Captains’ Corner: Mia Weinland ’19

Photo Courtesy of Sports Information.

Team: Women’s Volleyball

Hometown: Tokyo, Japan

Residence: 63 Hoxsey

Major: Political Economy

Snack bar order: Nachos with chicken, sun-dried tomatoes, and pesto sauce

What sports did you play as a child?

I started playing volleyball at the end of middle school. But I played basketball and ran track and field throughout high school. Then I came to college wanting to play volleyball. I did the recruiting process a little bit later than most people in the States purely because the coaches couldn’t fly out to Tokyo to come watch me play.

How do you think you have progressed as a player in these four years on the team?

I think I’ve improved immensely. I came in with such a low volleyball I.Q. compared to my teammates. The joke was that I remember sitting in [head coach Christi Kelsey’s] office during one of the first weeks of preseason and her literally having to explain to me how the rotations of volleyball worked and where I was supposed to stand on the court. I didn’t know because it was pretty low-grade volleyball at my high school compared to the college scene. But it’s been a lot of fun and now I feel way more comfortable playing and talking about the rules of volleyball [laughs].

Volleyball is viewed as a very team-oriented sport — what are your favorite moments with the team so far?

We have an incredibly close-knit group of girls. We have 16 people and everyone is very good friends with each other. It’s been very fun to see all these relationships developing over the past few weeks. And in terms of my four years here, my class in particular has done a lot of things together like going on trips and excursions and things like that. It’s a relationship that definitely transcends the volleyball court.

What are some of your personal and team goals for the season?

Personally, I want to leave with no regrets — I’m definitely not playing professional volleyball, so this is going to be the last of my athletic career. So, just have fun! And for our team, we have so much potential and talent that I know we can do well, so my goal is to unlock that potential and perform to the standard that we know we can.

Given that you are from Japan, how did you find out about the College?

My great-grandmother was actually at Sweetwood, the nursing home which is on the way to The Store on Five Corners. So we would come up there and visit her and come to the College to play frisbee when she was napping [laughs]. And my grandfather also went here, so he was definitely pushing for the Ephs.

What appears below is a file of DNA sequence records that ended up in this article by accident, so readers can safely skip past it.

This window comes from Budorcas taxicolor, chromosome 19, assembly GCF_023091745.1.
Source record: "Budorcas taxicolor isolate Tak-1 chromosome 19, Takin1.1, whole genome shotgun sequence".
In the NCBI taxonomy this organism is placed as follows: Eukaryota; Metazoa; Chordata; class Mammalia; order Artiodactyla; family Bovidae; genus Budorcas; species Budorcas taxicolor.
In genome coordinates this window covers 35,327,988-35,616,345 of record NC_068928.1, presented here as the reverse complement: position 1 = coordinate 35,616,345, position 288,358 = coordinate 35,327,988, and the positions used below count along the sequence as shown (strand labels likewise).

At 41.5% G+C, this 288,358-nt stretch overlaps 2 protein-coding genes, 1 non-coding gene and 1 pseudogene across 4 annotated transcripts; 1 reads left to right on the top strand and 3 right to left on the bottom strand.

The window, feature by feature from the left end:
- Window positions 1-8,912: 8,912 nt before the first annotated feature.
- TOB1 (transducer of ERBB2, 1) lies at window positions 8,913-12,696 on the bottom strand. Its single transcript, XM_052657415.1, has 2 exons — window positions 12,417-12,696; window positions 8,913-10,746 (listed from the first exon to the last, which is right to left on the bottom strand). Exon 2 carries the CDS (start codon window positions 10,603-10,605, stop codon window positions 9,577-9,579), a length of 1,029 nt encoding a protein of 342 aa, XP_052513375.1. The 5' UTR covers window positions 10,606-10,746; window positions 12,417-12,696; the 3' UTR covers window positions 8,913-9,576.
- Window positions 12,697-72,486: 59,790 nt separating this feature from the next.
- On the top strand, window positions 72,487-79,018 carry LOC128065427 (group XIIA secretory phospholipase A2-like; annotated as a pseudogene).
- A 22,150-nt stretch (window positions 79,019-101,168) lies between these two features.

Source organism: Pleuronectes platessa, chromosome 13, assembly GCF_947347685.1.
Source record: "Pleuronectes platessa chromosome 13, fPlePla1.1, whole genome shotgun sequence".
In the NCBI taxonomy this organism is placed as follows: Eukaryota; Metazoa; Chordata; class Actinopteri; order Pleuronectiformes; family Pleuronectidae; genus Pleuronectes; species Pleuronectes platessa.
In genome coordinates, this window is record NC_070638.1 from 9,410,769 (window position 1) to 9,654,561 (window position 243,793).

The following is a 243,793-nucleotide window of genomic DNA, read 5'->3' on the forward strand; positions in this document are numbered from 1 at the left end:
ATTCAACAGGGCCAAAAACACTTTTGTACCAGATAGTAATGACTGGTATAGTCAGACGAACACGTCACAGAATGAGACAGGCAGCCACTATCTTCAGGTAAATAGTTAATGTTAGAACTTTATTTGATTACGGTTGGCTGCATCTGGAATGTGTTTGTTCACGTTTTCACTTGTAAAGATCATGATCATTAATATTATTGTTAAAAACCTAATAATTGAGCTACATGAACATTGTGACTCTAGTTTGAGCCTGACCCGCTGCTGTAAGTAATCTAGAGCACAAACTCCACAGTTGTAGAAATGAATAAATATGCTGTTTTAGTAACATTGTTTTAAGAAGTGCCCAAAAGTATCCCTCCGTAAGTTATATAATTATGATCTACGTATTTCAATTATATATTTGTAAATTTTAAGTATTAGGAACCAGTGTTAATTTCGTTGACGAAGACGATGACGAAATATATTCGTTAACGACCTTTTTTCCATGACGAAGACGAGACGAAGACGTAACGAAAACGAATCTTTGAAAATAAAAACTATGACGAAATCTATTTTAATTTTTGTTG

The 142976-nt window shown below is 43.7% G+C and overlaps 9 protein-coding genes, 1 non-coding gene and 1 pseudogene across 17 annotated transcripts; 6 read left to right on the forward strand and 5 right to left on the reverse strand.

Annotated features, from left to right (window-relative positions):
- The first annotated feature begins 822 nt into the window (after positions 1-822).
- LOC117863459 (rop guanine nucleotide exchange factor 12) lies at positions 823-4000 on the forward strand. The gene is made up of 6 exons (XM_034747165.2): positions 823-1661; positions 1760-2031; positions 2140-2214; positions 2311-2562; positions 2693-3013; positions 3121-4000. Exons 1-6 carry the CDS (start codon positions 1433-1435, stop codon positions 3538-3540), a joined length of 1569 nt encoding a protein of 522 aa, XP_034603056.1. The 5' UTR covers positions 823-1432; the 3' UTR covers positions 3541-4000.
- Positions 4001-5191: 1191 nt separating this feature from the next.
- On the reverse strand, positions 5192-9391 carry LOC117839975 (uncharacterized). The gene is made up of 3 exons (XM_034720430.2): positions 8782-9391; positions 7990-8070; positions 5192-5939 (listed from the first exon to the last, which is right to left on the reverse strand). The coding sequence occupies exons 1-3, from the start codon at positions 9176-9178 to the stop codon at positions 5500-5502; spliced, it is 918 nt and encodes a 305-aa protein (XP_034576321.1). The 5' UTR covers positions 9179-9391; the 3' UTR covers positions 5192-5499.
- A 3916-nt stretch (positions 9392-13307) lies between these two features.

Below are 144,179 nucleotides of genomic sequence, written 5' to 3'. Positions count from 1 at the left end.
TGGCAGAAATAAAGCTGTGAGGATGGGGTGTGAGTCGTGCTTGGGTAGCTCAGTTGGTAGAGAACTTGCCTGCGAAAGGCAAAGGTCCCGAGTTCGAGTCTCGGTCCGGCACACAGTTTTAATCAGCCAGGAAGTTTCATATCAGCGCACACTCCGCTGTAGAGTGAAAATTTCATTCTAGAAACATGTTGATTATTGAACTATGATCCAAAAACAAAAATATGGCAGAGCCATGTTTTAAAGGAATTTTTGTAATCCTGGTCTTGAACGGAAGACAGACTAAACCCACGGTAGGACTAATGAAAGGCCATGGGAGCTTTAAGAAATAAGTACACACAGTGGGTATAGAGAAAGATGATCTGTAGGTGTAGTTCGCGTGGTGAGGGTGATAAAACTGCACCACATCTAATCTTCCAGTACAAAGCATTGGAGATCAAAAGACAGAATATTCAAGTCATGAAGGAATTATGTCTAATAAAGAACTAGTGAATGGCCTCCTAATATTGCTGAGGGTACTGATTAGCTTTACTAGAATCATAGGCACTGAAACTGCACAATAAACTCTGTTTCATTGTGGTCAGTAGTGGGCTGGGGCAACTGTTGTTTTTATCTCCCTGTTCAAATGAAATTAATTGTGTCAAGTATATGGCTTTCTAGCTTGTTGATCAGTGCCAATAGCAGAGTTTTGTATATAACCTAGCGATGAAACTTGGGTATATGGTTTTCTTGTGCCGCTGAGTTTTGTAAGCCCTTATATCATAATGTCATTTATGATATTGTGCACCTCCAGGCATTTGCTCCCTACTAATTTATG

Did you find there was a culture shock when you arrived in the States?

Most of my extended family is American, so we’ve been coming to the states every summer — I’ve never actually lived in the States besides for college, but my family culturally is pretty American, so it wasn’t like a huge culture shock. The difference from going from Tokyo — a metropolitan that’s massive and busy and has public transportation — to Williamstown was a little bit of a shock, but most people get that.

Your teammate and tri-captain Tess Richman ’19 went to Tokyo with you this summer. How did you and Tess spend your time there?

Tess worked in a brewery there and I was doing a fellowship and working at a refugee organization.

You and Tess also went to the Yale Circle for Women Summit two years ago. What was that experience like?

The Circle of Women is a national organization that has chapters at a bunch of universities, and the Yale chapter hosted a summit for the support of the organization and the support of the knowledge of girl’s education. They provide funds and support for projects in developing countries that support girl’s education. The Williams Chapter that we started last year actually started a school last year in Pakistan, contributing heavily to the STEM education and computer capabilities of Pakistani girls and young women. It’s really cool.

What’s the dynamic with the other two captains, Tess Richman ’19 and Ally Ostrow ’19?

Our class came in super close right from the get-go, with a lot of love and admiration for each other. And so I think between the three of us, there’s a lot of respect and we’ve been close friends for three-plus years now. It’s been fun and a great dynamic.

What is your relationship with head Coach Kelsey like?

She’s awesome. She has sort of stepped up and played this role of parent, as I have been orphaned in the United States because my parents don’t live here. So [Coach Kelsey] taught me how to drive — she was my sponsor and bravely sat in the back seat of the car while I took my driver’s test. And I failed that one [laughs]. But she was incredibly supportive!